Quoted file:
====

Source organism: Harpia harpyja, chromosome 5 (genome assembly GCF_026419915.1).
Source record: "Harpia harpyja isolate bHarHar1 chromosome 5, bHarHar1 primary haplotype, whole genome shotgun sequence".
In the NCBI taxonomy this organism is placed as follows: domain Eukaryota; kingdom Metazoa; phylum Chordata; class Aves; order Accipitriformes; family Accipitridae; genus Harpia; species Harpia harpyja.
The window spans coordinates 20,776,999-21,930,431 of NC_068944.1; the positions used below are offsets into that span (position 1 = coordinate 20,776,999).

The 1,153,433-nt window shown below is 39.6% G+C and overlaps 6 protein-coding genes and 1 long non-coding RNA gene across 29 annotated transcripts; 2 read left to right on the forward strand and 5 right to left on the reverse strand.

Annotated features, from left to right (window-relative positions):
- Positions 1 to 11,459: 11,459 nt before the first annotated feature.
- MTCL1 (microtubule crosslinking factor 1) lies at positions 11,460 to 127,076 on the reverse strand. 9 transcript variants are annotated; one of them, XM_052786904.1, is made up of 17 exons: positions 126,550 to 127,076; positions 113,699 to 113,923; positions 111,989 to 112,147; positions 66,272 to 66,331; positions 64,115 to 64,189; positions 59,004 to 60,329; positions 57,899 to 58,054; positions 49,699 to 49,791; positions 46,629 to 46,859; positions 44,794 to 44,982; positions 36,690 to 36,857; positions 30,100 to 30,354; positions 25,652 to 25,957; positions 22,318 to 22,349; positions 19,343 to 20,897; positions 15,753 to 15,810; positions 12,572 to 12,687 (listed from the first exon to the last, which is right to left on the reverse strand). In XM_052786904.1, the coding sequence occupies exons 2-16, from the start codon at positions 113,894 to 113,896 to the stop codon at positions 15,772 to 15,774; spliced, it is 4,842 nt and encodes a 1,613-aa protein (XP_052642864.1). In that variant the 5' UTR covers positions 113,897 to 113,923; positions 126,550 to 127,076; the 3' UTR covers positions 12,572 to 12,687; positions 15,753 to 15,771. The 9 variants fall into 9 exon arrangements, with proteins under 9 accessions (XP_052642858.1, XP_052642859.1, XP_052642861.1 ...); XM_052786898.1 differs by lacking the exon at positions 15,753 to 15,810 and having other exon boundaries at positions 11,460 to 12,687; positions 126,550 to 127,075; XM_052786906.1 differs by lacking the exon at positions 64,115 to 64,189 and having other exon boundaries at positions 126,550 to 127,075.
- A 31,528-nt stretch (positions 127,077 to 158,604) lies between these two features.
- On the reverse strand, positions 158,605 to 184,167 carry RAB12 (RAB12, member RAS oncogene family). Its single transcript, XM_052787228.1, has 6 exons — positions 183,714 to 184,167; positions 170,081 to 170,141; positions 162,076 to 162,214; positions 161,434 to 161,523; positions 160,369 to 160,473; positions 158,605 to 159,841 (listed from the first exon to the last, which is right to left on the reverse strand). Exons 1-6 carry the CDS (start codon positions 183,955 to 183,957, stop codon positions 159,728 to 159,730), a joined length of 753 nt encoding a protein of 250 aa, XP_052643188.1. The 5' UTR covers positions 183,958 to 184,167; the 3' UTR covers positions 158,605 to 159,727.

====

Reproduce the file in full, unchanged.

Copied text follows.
Source organism: Harpia harpyja, chromosome 5 (genome assembly GCF_026419915.1).
Source record: "Harpia harpyja isolate bHarHar1 chromosome 5, bHarHar1 primary haplotype, whole genome shotgun sequence".
In the NCBI taxonomy this organism is placed as follows: domain Eukaryota; kingdom Metazoa; phylum Chordata; class Aves; order Accipitriformes; family Accipitridae; genus Harpia; species Harpia harpyja.
The window spans coordinates 20,776,999-21,930,431 of NC_068944.1; the positions used below are offsets into that span (position 1 = coordinate 20,776,999).

The 1,153,433-nt window shown below is 39.6% G+C and overlaps 6 protein-coding genes and 1 long non-coding RNA gene across 29 annotated transcripts; 2 read left to right on the forward strand and 5 right to left on the reverse strand.

Annotated features, from left to right (window-relative positions):
- Positions 1 to 11,459: 11,459 nt before the first annotated feature.
- MTCL1 (microtubule crosslinking factor 1) lies at positions 11,460 to 127,076 on the reverse strand. 9 transcript variants are annotated; one of them, XM_052786904.1, is made up of 17 exons: positions 126,550 to 127,076; positions 113,699 to 113,923; positions 111,989 to 112,147; positions 66,272 to 66,331; positions 64,115 to 64,189; positions 59,004 to 60,329; positions 57,899 to 58,054; positions 49,699 to 49,791; positions 46,629 to 46,859; positions 44,794 to 44,982; positions 36,690 to 36,857; positions 30,100 to 30,354; positions 25,652 to 25,957; positions 22,318 to 22,349; positions 19,343 to 20,897; positions 15,753 to 15,810; positions 12,572 to 12,687 (listed from the first exon to the last, which is right to left on the reverse strand). In XM_052786904.1, the coding sequence occupies exons 2-16, from the start codon at positions 113,894 to 113,896 to the stop codon at positions 15,772 to 15,774; spliced, it is 4,842 nt and encodes a 1,613-aa protein (XP_052642864.1). In that variant the 5' UTR covers positions 113,897 to 113,923; positions 126,550 to 127,076; the 3' UTR covers positions 12,572 to 12,687; positions 15,753 to 15,771. The 9 variants fall into 9 exon arrangements, with proteins under 9 accessions (XP_052642858.1, XP_052642859.1, XP_052642861.1 ...); XM_052786898.1 differs by lacking the exon at positions 15,753 to 15,810 and having other exon boundaries at positions 11,460 to 12,687; positions 126,550 to 127,075; XM_052786906.1 differs by lacking the exon at positions 64,115 to 64,189 and having other exon boundaries at positions 126,550 to 127,075.
- A 31,528-nt stretch (positions 127,077 to 158,604) lies between these two features.
- On the reverse strand, positions 158,605 to 184,167 carry RAB12 (RAB12, member RAS oncogene family). Its single transcript, XM_052787228.1, has 6 exons — positions 183,714 to 184,167; positions 170,081 to 170,141; positions 162,076 to 162,214; positions 161,434 to 161,523; positions 160,369 to 160,473; positions 158,605 to 159,841 (listed from the first exon to the last, which is right to left on the reverse strand). Exons 1-6 carry the CDS (start codon positions 183,955 to 183,957, stop codon positions 159,728 to 159,730), a joined length of 753 nt encoding a protein of 250 aa, XP_052643188.1. The 5' UTR covers positions 183,958 to 184,167; the 3' UTR covers positions 158,605 to 159,727.